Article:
Law Firm News

Title IX and “Pre-Assault”: Closing the Flood Gates

May 2020
Number 37

A new ruling by the Ninth Circuit Court of Appeals amended a January 2020 opinion on the liability of colleges and universities for “pre-assault claims,” or the argument that inadequate Title IX policies created a “heightened risk” of sexual misconduct. The intent of the amendment was to clarify the test for liability with respect to such “pre-assault claims,” limiting exposure of Title IX liability to cases where the claimant can show the heightened risk of sexual harassment was known or obvious to the educational institution and, as a result, the claimant suffered harassment that was so severe, pervasive, and objectively offensive that the claimant was deprived of access to the educational opportunities or benefits provided by the school.

Background

Under Title IX, institutions receiving federal funding face potential liability when they have knowledge of sexual harassment and exhibit “deliberate indifference” to the misconduct, meaning they fail to adequately respond or take appropriate action. Davis v. Monroe County Bd. of Educ., 526 U.S. 629 (1999).

January 2020 Opinion

In January 2020, a decision by the U.S. Court of Appeal for the Ninth Circuit permitted a case to move forward to determine whether a university maintained a policy of deliberate indifference that increased the risk of sexual harassment on its campus. In Karasek v. Regents of the University of California, three former students, all women, filed a complaint against the UC Board of Regents alleging that UC Berkeley failed to adequately respond to their individual sexual assault complaints and that the university maintained a general policy of deliberate indifference to reports of sexual misconduct, which resulted in a higher risk of being assaulted. The District Court found that the women failed to plausibly allege that UC Berkeley was deliberately indifferent while handling their cases, which is a criteria needed to prevail in a lawsuit against an educational institution on a Title IX claim. The case was dismissed, and the women appealed.

In the January 2020 opinion ((9th Cir. 2020) 948 F.3d 1150), the Ninth Circuit established a test for Title IX pre-assault claims. Specifically, the court held that claimants asserting a “pre-assault claim,” also referred to as a “before theory,” must prove the following:

  • The educational institution maintained a policy of deliberate indifference to reports of sexual misconduct;
  • The educational institution created a heightened risk of sexual harassment in a context subject to the institution’s control; and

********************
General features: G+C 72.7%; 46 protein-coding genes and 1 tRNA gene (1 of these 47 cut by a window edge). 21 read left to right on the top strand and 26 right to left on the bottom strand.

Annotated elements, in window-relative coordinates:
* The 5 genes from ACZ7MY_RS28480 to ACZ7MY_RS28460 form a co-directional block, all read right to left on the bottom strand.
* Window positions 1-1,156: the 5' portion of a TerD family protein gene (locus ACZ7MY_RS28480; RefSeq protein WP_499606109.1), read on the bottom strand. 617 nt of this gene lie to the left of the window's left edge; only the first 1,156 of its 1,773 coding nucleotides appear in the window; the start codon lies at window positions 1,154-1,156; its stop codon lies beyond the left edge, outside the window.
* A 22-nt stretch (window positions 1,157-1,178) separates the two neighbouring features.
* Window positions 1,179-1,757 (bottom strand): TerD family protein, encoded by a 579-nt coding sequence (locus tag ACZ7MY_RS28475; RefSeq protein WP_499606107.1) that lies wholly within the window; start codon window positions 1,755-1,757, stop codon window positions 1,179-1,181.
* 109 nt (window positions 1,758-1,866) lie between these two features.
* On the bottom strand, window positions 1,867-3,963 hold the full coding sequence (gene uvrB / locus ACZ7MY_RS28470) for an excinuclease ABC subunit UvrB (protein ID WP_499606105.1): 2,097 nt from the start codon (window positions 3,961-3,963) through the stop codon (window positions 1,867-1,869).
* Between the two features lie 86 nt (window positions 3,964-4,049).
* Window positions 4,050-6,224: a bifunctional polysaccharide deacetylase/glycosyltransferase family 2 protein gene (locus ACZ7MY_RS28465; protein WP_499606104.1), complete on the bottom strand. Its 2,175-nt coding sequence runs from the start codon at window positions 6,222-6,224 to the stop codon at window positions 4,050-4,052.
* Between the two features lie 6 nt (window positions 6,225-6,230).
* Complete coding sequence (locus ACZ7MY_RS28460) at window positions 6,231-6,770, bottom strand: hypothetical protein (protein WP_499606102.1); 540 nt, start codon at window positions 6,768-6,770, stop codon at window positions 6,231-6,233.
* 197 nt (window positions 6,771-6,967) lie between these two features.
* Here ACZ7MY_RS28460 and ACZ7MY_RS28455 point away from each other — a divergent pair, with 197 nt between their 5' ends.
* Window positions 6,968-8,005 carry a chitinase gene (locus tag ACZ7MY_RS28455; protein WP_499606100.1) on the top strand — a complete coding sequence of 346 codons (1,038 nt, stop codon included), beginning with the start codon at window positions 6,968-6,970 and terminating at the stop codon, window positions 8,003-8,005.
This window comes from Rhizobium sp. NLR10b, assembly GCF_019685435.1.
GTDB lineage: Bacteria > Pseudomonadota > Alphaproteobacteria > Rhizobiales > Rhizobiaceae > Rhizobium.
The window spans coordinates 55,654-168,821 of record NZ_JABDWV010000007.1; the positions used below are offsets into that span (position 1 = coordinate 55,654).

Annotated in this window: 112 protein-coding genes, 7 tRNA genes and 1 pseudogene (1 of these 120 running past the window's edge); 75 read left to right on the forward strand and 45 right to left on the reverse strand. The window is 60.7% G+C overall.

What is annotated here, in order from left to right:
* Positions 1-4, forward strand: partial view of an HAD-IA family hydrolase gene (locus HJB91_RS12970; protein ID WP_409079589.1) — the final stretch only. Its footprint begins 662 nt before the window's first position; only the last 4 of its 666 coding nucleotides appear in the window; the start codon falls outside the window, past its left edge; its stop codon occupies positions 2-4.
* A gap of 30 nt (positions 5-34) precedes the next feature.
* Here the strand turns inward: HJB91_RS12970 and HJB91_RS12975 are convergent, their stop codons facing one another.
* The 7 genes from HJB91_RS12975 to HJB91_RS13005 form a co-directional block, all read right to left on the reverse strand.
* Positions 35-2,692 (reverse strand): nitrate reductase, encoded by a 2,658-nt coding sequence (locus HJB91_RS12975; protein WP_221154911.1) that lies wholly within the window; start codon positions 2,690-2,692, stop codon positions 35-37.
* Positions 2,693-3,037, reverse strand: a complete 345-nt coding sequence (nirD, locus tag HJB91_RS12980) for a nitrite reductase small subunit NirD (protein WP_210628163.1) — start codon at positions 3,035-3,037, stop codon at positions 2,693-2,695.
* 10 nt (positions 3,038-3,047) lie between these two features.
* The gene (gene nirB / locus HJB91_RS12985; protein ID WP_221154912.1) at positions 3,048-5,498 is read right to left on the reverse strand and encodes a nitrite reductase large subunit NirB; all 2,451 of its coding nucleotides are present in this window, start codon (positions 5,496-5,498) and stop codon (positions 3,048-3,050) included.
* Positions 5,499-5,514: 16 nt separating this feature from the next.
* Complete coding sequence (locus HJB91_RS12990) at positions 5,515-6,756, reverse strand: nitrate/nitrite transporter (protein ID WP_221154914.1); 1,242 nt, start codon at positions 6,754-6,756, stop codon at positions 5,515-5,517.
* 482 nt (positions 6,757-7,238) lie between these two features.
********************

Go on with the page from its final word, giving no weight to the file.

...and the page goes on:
• The claimants were harassed as a result of the policy.

April 2020 Amended Opinion

After attorneys for the UC Board of Regents submitted a petition for the appeal to be reheard in the Ninth Circuit, the court, on April 20, 2020, amended the language of the test set forth in its January 2020 opinion (discussed above), clarifying that, in order for Title IX liability to apply, the heightened risk of sexual harassment must be known or obvious and as a result, the claimant must have suffered harassment that was so severe, pervasive, and objectively offensive that the claimant was deprived access to the educational opportunities or benefits provided by the school. Claimants asserting a pre-assault claim now must prove the following:

  • The educational institution maintained a policy of deliberate indifference to reports of sexual misconduct;
  • The educational institution created a heightened risk of sexual harassment, that was known or obvious to the institution, in a context subject to the institution’s control; and
  • The claimant suffered harassment, which was so severe, pervasive, and objectively offensive, that they were deprived of access to the educational opportunities or benefits provided by the school.

The April 2020 opinion amends the previous opinion by adding heightened standards to “pre-assault” claim test, laid out by the Ninth Circuit in January 2020. Without the amended language, educational institutions could have experienced an influx of exposure to damages under Title IX, if their official acts or omissions were determined to have increased the risk of sexual misconduct on their campuses, even if they were unaware of the risk.

Takeaways

While the Ninth Circuit's clarification of the test for "pre-assault" claims may have the effect of making it harder for claimants to prevail under this theory, educational institutions must still ensure that they have effective policies and procedures in place that require a prompt and adequate response to sexual harassment and sexual assault complaints. These policies should ensure that, among other things, allegations of sexual harassment and assault are timely and fairly investigated and that victims are offered protections from further harm.

If you have any questions about this case, or need assistance in conducting Title IX investigations or policy review, please contact the author of this Client News Brief or an attorney at one of our eight offices located statewide. You can also visit our website, follow us on Facebook or Twitter or download our Client News Brief App.